The Rush

Everything I know about surfing I learned from the 1991 movie Point Break*, which isn’t saying a lot. I live in one of the world’s most popular surf spots and I know nothing about it. I have never been on a board myself but I have always found surfing an intriguing sport, so I wasn’t surprised recently when I spent nearly an hour completely mesmerized by 55 surfers.I watched the tide go in and out dozens of times and I felt like somewhat of a voyeur.

My first observation was that surfers contort their bodies in the most peculiar ways getting in and out of their wet suits, carrying massive and very awkward shaped boards that they then attach to one of their feet. Bizarre. I sat at the water’s edge and thought, how can the ocean be so loud and rough, yet so calming and peaceful at the same time? I frequently walk on the beach and love to take in the sights and smells it offers, but my breath slowed and my body relaxed like it hadn’t in a long time as I positioned myself high on a rock with the beautiful view laid before me.

As the sun glistened on the water, anxious surfers paddled out to sea and there they waited.

And waited.

It was as if they were willing the perfect wave to propel them to shore. Not every wave has a crest capable of such a trip. Surfing is a lesson in patience. It’s a solitary sport.

Just you and the water.

So many factors play a role in providing the perfect wave; the wind, the swell direction and intensity, the time of the year, high or low tide, what’s underneath the water, etc.

Once the right wave appears, the ride and the movements the surfers made looked elegant and effortless from where I sat. Their bodies possessing a balance and ease that I found fascinating. Lyrical.

I didn’t need to question anyone as to why they do it. It’s obvious.

It’s the rush, being one with the water, escaping land and the pursuit of the perfect wave.

Maybe I’ll feel it for myself someday.

*A point break refers to the place where waves hit a point of land or rocks jutting out from the coastline.

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Dressed For Success

I have been told that I dress you in too much blue and too many stripes. I may be guilty of that, but I also love to put you in orange, green, red, jungle animals (especially monkeys!), spaceships, robots, cars, planes, trains, dinosaurs and monsters too.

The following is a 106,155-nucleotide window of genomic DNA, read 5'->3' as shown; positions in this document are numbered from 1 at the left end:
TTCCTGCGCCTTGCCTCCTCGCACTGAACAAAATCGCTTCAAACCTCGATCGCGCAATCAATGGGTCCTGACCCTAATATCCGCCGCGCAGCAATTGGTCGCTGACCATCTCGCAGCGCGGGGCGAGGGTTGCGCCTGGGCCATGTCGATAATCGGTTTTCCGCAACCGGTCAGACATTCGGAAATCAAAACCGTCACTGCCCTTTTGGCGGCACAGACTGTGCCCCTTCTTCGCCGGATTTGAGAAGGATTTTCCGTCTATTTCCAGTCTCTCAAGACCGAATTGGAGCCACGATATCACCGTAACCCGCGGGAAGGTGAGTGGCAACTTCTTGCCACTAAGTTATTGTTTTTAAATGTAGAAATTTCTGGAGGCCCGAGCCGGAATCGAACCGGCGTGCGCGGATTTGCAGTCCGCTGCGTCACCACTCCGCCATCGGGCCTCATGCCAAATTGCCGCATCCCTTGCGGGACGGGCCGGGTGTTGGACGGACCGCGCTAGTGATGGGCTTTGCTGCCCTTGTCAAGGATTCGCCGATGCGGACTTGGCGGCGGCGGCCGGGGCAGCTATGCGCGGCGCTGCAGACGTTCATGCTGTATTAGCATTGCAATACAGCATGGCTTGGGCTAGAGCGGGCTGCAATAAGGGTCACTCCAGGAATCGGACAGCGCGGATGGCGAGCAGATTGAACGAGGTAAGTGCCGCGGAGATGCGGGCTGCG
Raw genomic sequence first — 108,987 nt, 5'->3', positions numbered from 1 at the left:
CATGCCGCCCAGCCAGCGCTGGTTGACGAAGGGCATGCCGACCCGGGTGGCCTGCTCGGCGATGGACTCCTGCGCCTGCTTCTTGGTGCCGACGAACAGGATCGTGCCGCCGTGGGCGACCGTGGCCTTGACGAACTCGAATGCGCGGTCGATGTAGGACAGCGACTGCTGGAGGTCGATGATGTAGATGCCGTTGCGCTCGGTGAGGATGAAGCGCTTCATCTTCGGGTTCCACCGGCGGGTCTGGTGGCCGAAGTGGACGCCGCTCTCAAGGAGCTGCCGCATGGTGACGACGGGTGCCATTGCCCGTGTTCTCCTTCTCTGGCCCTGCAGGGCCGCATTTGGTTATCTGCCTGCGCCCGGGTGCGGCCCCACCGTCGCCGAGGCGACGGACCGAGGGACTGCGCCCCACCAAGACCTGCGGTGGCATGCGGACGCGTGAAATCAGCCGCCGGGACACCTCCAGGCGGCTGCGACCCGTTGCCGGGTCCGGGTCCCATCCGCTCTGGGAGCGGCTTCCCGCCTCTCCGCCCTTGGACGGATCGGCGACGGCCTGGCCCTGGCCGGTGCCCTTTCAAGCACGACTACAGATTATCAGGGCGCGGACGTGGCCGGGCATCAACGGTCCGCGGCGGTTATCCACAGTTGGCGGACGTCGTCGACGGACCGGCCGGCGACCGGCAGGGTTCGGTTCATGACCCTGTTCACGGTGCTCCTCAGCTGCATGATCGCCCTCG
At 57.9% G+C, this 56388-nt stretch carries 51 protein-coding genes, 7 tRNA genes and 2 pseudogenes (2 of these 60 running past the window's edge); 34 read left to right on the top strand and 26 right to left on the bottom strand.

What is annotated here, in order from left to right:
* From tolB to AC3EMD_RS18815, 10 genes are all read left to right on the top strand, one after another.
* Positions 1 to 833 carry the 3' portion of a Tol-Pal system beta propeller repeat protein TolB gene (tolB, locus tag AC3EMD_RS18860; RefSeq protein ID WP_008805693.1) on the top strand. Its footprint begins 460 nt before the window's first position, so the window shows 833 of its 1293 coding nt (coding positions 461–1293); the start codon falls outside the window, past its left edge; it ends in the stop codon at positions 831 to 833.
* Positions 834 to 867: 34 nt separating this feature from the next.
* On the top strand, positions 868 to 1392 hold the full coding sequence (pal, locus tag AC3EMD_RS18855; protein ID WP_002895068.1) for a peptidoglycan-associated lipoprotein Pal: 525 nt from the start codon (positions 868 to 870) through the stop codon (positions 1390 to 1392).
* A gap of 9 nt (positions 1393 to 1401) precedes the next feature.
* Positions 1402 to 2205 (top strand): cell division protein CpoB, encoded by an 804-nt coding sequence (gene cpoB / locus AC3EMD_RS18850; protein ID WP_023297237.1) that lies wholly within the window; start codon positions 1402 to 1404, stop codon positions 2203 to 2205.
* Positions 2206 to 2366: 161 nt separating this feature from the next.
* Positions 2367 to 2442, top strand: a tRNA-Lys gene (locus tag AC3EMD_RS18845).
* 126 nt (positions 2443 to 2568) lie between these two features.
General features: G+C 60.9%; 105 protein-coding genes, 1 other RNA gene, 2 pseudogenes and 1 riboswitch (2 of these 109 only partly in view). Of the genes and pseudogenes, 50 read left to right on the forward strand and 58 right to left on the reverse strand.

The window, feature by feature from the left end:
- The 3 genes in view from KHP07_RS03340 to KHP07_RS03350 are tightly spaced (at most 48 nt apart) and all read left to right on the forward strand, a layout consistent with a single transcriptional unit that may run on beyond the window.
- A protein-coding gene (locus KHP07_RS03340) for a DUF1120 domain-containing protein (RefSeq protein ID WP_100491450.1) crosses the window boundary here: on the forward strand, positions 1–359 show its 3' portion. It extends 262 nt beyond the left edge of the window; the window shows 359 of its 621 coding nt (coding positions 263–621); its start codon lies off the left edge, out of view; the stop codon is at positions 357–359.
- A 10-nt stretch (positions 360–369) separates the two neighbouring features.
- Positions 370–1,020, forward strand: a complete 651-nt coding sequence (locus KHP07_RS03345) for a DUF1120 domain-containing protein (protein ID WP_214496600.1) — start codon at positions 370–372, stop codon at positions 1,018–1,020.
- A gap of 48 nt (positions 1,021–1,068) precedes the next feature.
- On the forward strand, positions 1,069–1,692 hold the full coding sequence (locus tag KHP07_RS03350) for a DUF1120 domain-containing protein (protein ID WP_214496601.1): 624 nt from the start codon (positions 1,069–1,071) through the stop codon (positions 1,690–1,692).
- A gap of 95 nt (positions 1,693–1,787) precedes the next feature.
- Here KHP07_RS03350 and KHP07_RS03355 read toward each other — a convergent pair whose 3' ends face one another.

As I’ve perused the baby departments at numerous stores, I have come to the conclusion that I like clothes made for boys better than I like clothes made for girls. It’s not that I don’t like frilly dresses and ruffles, it’s just that I prefer the bright primary colors that are more common in clothes marketed for infant and toddler boys and the themes used in both boy’s and gender neutral clothing.

The themes in baby boys clothing celebrate predominantly male (and mostly working class) occupations such as firemen, construction workers, mechanics, pilots, and soldiers. Activity themes seem to be popular as well; involving clothes the promote going on safari, hunting, fishing, eating and playing sports.

Even as infants, we start to socialize baby boys into occupations. You rarely find occupation themed clothes for girls. Little girls clothes have flowers, frills, and occasionally animals (i.e. butterflies, dragonflies and lady bugs), but they don’t have occupational themes. They also rarely have activity themes outside of shopping or cheer leading. In fact, to me the worst subset of little girls clothes are those that say “princess” or “diva”. Diva is often used in a derisive way to indicate that the girl is overly demanding, and unlike the fireman or construction worker a princess doesn’t earn her title – she’s born with it or marries into it. Princess themed clothes also seem to play up baby girls looks – looking like a princess means looking pretty. I’ve seen a few shirts that have messages about boys being handsome or cute, and then there’s the ever witty (dreadful) sayings: “Chick Magnet”, “I drink until I pass out” or “That’s how I roll”, but those are much less common in the boys department.

I believe that one of the reasons that baby clothes are so strongly gendered is that babies themselves are often androgynous. If you put them only in a diaper, it’s often hard to tell what sex the baby is, but that androgyny doesn’t fit well into our gender polarized society, so this is where the clothes come in. Those clothes have underlying and blatant messages. Baby boy clothes say: be active, be bold, enjoy the outdoors, and get a respectable paying job. It doesn’t seem that baby girls clothing have the same messages.

Today’s parents have a seemingly infinite choice of where to buy baby clothes and also the particular style they want, as long as you can find something that fits….the sizing of children’s clothes is still a mystery to me, but that’s the topic for an other post.

The best is yet to be.

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